Reconstruction Work On Skellig Michael
Posted 11 November 2006 - 20:58
According to UNESCO guidelines, a Management Plan for each World Heritage Site must be submitted, and made available in published form, to direct the management of the site and any preservation work deemed to be necessary. A “management strategy” was submitted to UNESCO at the time the Skelligs were inscribed on the World Heritage List, and despite a statement by the OPW/Department of Environment management team that a “Management Plan” was approved by UNESCO in 2002, in fact no such plan exists as yet. The management team also failed to inform UNESCO of the rebuilding work on the Skelligs before it was commenced, even though UNESCO guidelines state specifically that “specific reports and impact studies” must be submitted “each time exceptional circumstances occur or work is undertaken which may have an effect on the state of conservation of the property.
In addition to being a WHS, the Skellings is a Sanctuary Preservation Area and a Bird Sanctuary, and as such any work carried out there without an Environmental Impact Assessment contravenes the EU Habitats Directive. No explanation has so far been forthcoming from the OPW on how it managed to secure a dispensation from the Directive.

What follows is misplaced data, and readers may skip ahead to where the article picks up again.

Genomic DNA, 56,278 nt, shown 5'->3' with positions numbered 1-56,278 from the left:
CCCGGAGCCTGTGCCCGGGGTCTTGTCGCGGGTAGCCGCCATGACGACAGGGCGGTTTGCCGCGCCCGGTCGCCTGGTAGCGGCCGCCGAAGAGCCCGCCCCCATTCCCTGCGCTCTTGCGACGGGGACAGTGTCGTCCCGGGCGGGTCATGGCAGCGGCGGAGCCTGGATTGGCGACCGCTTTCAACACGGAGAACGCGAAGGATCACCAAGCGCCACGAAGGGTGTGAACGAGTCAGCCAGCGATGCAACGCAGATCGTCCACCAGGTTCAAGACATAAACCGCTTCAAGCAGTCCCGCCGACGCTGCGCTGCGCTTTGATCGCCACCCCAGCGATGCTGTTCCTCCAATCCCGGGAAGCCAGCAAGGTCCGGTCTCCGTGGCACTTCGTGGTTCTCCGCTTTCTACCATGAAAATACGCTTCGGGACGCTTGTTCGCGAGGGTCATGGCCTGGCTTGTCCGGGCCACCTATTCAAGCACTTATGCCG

ICOMOS (International Council on Monuments and Sites) have issued a series of charters intended to serve as a guide for restoration work. The “Nara Document on Authenticity” from 1994 states: “Conservation of cultural heritage in all its forms and historical periods is rooted in the values attributed to the heritage. Our ability to understand these values depends, in part, on the degree to which information sources about these values may be understood as credible or truthful. Knowledge and understanding of these sources of information, in relation to original and subsquent characteristics of the cultural heritage, and their meaning, is a requisite basis for assessing all aspects of authenticity.” The Venice Charter (1964) is intended as a guide to the thinking behind restoration work. It states: “Wherever the traditional setting exists, it must be kept… No new construction, demolition or modification which would alter the relations of mass and colour must be allowed… The process of restoration is a highly specialized operation… It must stop at the point where conjecture begins, and in this case moreover any extra work which is indispensible must be distinct from the architectureal composition and must bear a contemporary stamp. The restoration any case must be preceded and followed by an archaeological and historical study of the monument… The valid contributions of all periods to the building of a monument must be respected, since unity of style is not the aim of restoration.”